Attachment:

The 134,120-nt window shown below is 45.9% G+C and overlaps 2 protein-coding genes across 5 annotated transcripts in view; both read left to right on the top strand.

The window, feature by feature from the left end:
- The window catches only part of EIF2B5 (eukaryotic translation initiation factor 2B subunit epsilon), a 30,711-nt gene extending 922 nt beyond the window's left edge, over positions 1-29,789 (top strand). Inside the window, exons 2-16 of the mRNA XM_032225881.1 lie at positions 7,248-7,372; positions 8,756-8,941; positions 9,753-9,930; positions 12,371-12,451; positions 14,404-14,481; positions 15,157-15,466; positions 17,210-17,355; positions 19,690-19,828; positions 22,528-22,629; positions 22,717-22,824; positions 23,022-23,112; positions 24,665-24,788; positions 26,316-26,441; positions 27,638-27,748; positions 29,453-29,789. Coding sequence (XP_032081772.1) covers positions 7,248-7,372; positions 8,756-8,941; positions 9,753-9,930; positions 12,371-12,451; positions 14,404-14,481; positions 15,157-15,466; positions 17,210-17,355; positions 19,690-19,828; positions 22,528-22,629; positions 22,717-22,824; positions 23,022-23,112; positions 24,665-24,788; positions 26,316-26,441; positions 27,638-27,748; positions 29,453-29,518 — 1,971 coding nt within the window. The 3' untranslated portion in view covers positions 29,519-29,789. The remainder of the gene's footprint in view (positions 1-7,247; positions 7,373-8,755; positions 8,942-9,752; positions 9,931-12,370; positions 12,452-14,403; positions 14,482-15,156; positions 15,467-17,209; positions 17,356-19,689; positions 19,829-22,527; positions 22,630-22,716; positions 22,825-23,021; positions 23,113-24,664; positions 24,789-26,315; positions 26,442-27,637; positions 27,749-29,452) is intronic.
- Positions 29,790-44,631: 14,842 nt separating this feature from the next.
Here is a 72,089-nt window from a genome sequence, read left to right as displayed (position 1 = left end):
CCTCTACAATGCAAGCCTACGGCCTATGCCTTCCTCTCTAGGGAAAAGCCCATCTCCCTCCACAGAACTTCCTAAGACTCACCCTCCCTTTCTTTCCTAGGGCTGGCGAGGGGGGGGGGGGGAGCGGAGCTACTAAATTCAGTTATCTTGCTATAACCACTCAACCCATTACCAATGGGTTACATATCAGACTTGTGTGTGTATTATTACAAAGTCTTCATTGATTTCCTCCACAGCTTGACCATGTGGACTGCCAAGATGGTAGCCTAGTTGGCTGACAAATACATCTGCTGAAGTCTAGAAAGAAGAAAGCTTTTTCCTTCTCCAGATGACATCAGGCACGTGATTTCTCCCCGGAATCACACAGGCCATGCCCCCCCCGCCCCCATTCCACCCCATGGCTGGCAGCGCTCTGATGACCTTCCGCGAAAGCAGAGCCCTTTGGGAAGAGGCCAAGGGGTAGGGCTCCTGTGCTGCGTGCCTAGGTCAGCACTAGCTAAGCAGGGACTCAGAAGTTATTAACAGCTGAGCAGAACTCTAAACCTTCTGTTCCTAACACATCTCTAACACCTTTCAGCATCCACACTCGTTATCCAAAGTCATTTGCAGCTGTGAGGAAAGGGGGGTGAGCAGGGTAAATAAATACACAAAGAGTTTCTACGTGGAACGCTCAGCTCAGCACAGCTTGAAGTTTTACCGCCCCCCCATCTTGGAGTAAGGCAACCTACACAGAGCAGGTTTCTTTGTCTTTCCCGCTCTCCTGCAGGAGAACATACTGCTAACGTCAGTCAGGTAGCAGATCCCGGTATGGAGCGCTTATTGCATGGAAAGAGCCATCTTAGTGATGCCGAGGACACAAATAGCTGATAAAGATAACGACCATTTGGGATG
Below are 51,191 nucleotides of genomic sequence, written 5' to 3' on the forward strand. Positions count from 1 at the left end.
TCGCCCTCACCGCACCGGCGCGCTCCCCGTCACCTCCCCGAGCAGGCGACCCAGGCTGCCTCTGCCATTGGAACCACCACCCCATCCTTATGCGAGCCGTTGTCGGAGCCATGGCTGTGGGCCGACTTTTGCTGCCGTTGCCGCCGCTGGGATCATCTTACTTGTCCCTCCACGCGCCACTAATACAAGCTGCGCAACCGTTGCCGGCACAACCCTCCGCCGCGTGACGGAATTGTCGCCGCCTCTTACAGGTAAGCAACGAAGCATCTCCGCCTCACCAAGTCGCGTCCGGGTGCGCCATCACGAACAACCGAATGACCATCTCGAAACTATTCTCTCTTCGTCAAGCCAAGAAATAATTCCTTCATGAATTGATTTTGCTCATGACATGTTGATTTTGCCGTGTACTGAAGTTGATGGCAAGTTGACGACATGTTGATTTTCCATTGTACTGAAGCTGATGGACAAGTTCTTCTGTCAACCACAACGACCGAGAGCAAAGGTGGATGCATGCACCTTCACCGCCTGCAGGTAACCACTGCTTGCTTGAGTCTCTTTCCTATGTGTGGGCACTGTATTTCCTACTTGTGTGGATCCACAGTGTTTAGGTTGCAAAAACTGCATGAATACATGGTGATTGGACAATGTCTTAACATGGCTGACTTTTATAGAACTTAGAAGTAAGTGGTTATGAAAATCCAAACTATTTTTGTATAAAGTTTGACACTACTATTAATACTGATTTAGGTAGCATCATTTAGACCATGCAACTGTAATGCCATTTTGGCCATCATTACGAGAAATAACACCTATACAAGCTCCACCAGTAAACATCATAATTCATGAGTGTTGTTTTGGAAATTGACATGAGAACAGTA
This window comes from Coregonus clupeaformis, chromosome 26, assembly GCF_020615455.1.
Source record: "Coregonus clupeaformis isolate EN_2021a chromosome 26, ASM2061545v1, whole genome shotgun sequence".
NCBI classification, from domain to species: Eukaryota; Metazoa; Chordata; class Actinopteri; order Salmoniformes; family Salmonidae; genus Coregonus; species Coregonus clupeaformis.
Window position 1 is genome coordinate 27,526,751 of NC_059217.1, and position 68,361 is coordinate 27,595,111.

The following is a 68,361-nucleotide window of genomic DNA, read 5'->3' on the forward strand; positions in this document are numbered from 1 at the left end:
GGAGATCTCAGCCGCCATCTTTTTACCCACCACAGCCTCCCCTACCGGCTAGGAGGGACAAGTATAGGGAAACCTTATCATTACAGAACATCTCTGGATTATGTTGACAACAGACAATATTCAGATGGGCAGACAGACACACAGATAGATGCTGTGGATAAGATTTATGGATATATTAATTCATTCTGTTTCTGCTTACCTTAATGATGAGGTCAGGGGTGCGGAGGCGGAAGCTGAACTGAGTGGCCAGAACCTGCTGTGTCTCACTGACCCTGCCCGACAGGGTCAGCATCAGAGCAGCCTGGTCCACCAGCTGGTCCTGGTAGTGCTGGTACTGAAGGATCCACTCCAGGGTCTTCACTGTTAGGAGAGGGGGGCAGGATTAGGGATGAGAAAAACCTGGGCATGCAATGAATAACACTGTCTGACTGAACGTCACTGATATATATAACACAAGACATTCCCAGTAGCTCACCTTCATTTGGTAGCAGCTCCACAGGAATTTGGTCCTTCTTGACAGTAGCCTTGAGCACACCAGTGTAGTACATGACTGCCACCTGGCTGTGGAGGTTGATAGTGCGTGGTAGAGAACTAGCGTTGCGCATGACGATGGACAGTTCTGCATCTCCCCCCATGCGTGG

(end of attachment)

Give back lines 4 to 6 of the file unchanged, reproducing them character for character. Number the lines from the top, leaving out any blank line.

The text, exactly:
- Positions 29,790-44,631: 14,842 nt separating this feature from the next.
Here is a 72,089-nt window from a genome sequence, read left to right as displayed (position 1 = left end):
CCTCTACAATGCAAGCCTACGGCCTATGCCTTCCTCTCTAGGGAAAAGCCCATCTCCCTCCACAGAACTTCCTAAGACTCACCCTCCCTTTCTTTCCTAGGGCTGGCGAGGGGGGGGGGGGGAGCGGAGCTACTAAATTCAGTTATCTTGCTATAACCACTCAACCCATTACCAATGGGTTACATATCAGACTTGTGTGTGTATTATTACAAAGTCTTCATTGATTTCCTCCACAGCTTGACCATGTGGACTGCCAAGATGGTAGCCTAGTTGGCTGACAAATACATCTGCTGAAGTCTAGAAAGAAGAAAGCTTTTTCCTTCTCCAGATGACATCAGGCACGTGATTTCTCCCCGGAATCACACAGGCCATGCCCCCCCCGCCCCCATTCCACCCCATGGCTGGCAGCGCTCTGATGACCTTCCGCGAAAGCAGAGCCCTTTGGGAAGAGGCCAAGGGGTAGGGCTCCTGTGCTGCGTGCCTAGGTCAGCACTAGCTAAGCAGGGACTCAGAAGTTATTAACAGCTGAGCAGAACTCTAAACCTTCTGTTCCTAACACATCTCTAACACCTTTCAGCATCCACACTCGTTATCCAAAGTCATTTGCAGCTGTGAGGAAAGGGGGGTGAGCAGGGTAAATAAATACACAAAGAGTTTCTACGTGGAACGCTCAGCTCAGCACAGCTTGAAGTTTTACCGCCCCCCCATCTTGGAGTAAGGCAACCTACACAGAGCAGGTTTCTTTGTCTTTCCCGCTCTCCTGCAGGAGAACATACTGCTAACGTCAGTCAGGTAGCAGATCCCGGTATGGAGCGCTTATTGCATGGAAAGAGCCATCTTAGTGATGCCGAGGACACAAATAGCTGATAAAGATAACGACCATTTGGGATG